Accordingly, while molybdenum is a good conductor of electricity because of its relatively low resistivity, the use of molybdenum to form metallic lands in a fabricated integrated circuit has not previously been employed because of the inability of the metallic film to resist corrosion. Thus, aluminum has been employed to form the first level metallic lands in a fabricated integrated circuit.

However, as the current density has increased, an electronic migration problem has occurred in the deposited aluminum whereby aluminum has ceased to be an effective conductor for high current density. Since molybdenum is not subjected to the electronic migration problem, it is capable of handling currents having a high density such as 10 amps/cm. for 1,000 hours, for example. Thus, molybdenum is capable of replacing aluminum as the metallic lands for an integrated circuit if molybdenum is not subjected to corrosion or deterioration by an outside energy source.

The present invention satisfactorily overcomes the foregoing problem by utilizing a method in which the deposited molybdenum film is bombarded by high energy ions tosubstantially change the yield stress of the deposited molybdenum film. This substantial decrease in the yield stress has resulted in the molybdenum film not being subjected to corrosion even in high humidity areas while the resistivity of the material is only slightly increased.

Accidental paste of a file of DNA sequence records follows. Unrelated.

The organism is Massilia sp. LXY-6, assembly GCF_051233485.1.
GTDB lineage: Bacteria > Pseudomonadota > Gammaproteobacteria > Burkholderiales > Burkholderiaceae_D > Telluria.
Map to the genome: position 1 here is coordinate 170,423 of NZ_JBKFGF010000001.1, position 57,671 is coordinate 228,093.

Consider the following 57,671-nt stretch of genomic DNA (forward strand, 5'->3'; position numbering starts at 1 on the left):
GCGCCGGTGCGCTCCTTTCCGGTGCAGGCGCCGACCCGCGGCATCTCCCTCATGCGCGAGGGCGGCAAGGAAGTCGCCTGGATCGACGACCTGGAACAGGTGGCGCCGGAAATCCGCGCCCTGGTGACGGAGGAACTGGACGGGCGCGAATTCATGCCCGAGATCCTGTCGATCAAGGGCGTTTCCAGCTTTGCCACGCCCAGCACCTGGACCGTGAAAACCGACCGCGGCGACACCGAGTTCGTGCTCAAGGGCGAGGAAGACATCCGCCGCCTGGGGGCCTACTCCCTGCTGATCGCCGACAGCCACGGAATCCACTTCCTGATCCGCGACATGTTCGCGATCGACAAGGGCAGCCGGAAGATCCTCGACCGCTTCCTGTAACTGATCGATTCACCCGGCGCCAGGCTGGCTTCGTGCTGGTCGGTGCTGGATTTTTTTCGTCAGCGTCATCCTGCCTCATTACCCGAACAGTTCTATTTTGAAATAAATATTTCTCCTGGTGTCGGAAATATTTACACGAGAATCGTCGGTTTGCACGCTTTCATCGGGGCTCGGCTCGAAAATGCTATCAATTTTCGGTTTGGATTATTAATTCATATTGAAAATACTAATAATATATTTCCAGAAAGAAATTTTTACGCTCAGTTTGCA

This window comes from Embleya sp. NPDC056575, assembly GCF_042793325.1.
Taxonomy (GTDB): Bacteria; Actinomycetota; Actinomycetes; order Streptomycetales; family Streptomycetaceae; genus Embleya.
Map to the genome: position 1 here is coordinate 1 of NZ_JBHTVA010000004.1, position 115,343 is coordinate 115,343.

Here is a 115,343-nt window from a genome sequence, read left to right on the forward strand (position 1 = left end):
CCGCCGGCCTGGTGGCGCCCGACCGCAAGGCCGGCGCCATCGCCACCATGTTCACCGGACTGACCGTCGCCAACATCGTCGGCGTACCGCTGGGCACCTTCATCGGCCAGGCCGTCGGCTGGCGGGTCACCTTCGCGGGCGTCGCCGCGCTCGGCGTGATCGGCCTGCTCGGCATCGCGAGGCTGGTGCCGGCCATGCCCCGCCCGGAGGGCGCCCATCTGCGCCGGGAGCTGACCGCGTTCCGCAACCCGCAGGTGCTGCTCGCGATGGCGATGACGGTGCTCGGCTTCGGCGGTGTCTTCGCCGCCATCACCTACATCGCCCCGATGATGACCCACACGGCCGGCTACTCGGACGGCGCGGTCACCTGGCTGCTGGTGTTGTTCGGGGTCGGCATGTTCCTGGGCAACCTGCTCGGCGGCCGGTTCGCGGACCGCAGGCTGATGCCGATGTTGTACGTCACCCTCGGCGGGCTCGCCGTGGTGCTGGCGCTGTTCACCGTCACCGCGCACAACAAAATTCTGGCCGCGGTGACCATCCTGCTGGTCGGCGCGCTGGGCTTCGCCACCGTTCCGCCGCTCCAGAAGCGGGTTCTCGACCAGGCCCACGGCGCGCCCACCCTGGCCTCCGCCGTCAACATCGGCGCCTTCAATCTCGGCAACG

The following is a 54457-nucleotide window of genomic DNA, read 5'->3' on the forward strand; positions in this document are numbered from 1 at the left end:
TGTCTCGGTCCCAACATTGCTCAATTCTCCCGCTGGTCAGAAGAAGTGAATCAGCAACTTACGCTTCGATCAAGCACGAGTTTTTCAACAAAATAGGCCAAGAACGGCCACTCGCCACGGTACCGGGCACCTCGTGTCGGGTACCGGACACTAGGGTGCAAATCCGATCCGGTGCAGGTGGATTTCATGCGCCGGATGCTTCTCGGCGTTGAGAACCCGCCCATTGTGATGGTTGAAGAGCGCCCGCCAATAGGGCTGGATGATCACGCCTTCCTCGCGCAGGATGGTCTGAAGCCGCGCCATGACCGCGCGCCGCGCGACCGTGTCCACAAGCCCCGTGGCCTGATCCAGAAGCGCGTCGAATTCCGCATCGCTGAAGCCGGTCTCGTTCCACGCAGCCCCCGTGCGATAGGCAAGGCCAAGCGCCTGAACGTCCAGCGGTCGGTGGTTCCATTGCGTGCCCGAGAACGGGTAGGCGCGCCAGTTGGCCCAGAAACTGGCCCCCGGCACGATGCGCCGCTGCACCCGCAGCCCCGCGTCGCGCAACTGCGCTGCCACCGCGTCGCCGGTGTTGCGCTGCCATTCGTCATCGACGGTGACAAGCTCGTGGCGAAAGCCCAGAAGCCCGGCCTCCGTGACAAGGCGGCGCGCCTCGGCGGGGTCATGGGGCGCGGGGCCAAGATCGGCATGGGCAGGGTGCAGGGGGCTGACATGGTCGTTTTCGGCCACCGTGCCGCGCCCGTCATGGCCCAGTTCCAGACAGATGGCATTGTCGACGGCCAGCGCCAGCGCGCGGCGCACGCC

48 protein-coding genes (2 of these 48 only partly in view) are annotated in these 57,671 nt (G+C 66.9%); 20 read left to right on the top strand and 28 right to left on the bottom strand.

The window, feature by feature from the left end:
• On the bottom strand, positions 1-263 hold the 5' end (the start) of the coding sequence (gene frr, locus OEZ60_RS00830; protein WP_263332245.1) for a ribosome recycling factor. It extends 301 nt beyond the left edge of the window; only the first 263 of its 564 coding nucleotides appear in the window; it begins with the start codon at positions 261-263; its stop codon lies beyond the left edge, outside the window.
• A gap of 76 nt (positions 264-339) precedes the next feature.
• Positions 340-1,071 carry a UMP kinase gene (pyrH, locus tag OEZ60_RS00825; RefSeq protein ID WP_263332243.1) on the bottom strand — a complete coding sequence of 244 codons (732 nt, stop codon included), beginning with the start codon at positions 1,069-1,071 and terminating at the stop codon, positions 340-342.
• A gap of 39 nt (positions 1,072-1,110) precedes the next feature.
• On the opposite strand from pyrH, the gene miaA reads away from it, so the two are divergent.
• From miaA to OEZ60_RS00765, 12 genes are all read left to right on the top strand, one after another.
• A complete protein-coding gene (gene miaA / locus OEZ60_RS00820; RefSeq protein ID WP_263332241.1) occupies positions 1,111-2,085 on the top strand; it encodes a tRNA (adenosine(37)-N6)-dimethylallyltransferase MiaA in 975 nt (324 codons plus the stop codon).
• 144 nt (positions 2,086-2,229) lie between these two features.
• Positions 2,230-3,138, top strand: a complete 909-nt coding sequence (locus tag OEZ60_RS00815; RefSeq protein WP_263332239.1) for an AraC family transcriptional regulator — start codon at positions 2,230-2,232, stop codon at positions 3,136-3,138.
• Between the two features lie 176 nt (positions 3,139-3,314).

1 Therefore, the molybdenum film still retains the desired feature of being a good electrical conductor when it has been bombarded by ions in accordance with the method of the present invention while not subjected to corrosion. Accordingly, a film of molybdenum may readily be utilized to form metallic lands on a semiconductor substrate whenever the film has been bombarded by high energy ions in accordance with the method of thepresent invention.

In forming the metallic lands on a substrate, it has previously been necessary to deposit the metal over the entire "ice surface of the substrate and then to etch away the areas of metallic'film that are not to be employed as part of the conducting pattern. This type of arrangement has required the use of the photoresist technique or other means of forming a mask.